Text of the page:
A Jewish quota was a discriminatory racial quota designed to limit or deny access for Jews to various institutions. Such quotas were widespread in the 19th and 20th centuries in developed countries and frequently present in higher education, often at prestigious universities.

By countries

Canada

Some universities in Canada, notably McGill University, Université de Montréal and the University of Toronto Faculty of Medicine, had longstanding quotas on the number of Jews admitted to the respective universities. McGill University’s strict quota was the longest-running, having been officially adopted in 1920 and remaining in place until the late 1960s.[1][2][3]

Germany

Further information (in German): Law against overcrowding in German schools and universities [de]

In Germany, a whole series of numerus clausus resolutions were adopted in 1929 on the basis of race and place of origin, not religion.[4]

On 25 April 1933, the Nazi government introduced a 1.5% quota for new admissions of German non-Aryans—ie., essentially of German Jews—as core issue of a law claiming to generally limit the number of (Aryan and non-Aryan) students admitted to high-schools (höhere Schulen) and universities. In addition, high-schools and universities deemed to have more students than required for the professions for which they were training their students were required to reduce their student enrollment; in doing so, they had to reach a maximum of 5% of German non-Aryan students. The law was supposedly enacted to avoid overcrowding schools and universities,[5] which cited apparent concerns at the time that large numbers of students would decrease the quality of higher education in Germany. At the beginning of 1933, about 0.76% of the German population was Jewish, but more than 3.6% of German university students were Jewish, this number having steadily declined from over 9% in the 1880s.[6] After 30 July 1939, Jews were no longer permitted to attend German public schools at all, and the prior quota law was eliminated by a non-public regulation in January 1940.[7]p. 193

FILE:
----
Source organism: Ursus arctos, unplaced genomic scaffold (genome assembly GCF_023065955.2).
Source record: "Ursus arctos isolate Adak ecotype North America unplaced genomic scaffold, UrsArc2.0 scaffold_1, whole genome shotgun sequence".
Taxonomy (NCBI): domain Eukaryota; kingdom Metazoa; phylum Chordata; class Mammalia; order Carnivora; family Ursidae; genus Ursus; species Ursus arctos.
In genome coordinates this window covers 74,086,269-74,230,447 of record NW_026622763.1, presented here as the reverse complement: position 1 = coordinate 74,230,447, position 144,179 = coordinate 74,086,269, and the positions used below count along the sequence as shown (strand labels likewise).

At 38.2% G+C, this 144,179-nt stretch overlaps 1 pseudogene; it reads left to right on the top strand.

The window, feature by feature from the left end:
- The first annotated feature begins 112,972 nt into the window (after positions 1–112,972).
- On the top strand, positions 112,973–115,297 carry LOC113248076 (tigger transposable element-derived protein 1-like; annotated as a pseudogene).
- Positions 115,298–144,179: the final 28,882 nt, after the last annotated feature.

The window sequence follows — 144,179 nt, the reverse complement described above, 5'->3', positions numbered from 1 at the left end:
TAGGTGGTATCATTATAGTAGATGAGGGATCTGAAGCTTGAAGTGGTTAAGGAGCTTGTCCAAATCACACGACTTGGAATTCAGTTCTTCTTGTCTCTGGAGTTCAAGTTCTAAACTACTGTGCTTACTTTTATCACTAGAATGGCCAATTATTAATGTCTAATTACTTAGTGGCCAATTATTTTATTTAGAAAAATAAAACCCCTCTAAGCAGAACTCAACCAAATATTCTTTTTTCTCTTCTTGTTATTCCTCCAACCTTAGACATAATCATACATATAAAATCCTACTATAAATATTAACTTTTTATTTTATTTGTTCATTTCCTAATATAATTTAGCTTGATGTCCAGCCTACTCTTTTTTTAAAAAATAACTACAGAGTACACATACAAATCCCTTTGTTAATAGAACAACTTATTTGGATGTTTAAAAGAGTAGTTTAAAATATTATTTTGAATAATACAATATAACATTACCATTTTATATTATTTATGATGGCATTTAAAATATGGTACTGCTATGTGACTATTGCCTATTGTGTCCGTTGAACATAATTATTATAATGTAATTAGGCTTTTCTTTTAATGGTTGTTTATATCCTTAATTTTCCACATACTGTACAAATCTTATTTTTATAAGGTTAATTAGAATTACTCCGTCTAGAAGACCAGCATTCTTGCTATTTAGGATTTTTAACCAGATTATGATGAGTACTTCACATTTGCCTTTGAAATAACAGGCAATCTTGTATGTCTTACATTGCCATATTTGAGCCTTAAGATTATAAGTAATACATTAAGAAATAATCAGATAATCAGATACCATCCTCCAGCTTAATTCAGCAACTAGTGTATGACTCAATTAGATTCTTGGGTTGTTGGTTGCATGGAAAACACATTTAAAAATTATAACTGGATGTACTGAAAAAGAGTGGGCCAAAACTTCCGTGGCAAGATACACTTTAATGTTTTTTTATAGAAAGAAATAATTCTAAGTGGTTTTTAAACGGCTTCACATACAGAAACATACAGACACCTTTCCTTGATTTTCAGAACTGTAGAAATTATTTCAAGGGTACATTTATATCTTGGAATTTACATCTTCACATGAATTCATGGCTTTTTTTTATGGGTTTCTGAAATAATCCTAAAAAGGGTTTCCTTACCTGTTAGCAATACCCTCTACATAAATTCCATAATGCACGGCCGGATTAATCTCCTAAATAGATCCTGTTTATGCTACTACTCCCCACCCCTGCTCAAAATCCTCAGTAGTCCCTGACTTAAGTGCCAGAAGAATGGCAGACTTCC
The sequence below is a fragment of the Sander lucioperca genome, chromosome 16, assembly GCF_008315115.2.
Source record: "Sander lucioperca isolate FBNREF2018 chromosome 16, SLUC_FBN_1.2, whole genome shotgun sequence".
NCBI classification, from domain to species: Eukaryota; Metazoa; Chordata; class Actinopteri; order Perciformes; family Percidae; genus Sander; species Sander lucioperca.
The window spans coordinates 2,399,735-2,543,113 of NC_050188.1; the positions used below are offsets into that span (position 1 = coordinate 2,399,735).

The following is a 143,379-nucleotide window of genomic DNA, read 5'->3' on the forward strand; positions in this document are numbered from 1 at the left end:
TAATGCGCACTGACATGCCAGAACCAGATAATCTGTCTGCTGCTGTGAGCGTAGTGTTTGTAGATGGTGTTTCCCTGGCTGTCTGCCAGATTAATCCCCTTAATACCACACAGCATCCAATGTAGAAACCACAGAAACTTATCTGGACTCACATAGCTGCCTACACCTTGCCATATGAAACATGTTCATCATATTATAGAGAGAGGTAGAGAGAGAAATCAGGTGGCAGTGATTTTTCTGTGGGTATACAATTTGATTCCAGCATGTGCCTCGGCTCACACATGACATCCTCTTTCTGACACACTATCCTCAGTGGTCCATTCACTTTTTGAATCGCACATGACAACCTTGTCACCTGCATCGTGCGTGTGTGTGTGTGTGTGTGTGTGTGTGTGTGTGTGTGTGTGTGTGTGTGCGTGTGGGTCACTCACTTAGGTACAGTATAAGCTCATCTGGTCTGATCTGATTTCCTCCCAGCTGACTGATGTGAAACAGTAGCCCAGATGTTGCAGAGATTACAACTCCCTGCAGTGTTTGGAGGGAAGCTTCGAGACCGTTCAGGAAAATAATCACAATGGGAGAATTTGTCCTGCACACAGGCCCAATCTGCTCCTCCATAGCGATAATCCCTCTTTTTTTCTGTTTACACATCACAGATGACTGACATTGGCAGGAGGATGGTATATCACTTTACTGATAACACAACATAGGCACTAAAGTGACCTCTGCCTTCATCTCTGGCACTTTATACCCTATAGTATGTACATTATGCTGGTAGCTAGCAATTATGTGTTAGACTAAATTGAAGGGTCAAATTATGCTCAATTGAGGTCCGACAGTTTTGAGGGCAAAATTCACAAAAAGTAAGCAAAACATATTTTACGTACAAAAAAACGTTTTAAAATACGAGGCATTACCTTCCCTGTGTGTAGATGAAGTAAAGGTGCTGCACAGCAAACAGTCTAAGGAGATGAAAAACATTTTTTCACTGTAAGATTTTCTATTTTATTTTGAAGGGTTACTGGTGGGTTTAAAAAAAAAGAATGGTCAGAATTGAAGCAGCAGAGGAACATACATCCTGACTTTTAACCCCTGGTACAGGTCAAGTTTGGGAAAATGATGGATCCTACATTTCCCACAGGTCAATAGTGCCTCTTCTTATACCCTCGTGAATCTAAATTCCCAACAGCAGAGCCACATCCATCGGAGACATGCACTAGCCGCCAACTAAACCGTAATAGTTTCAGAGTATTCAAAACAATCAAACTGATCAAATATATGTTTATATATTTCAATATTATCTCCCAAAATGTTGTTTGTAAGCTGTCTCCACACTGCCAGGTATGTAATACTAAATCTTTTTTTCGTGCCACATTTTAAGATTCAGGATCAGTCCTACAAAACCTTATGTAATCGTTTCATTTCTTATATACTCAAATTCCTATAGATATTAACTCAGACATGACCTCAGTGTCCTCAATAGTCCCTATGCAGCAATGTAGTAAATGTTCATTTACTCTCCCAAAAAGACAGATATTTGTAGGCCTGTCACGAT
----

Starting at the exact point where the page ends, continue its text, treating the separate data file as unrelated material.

In addition to their strong and predominantly antisemitic agenda, the law and subsequent regulations were temporarily used to limit general university access to other groups that were not deemed "non-Aryan", as the name of the law implied. Starting in 1934, a regulation limited the overall numbers of students admitted to German universities, and a special quota was introduced reducing women's admissions to a maximum of 10%. Although the limits were not entirely enforced, the women's quota stayed a bit above 10% mainly because a smaller percentage of men than women accepted their university admissions, which made it approximately twice as hard for women to enter a university career than for men with the same qualification.[8]S. 80ff. After two semesters, these admission limits were revoked, however, leaving in place the non-Aryan regulations.[7]p. 178

Hungary

The Numerus Clausus Act was introduced in 1920, under the government of Pál Teleki. It was said that the ethnic makeup of student bodies must meet the ethnic rate of population. Limitations were relaxed in 1928. Racial criteria in admitting new students were removed and replaced by social criteria. Five categories were set up: civil servants, war veterans and army officers, small landowners and artisans, industrialists, and the merchant classes.[9]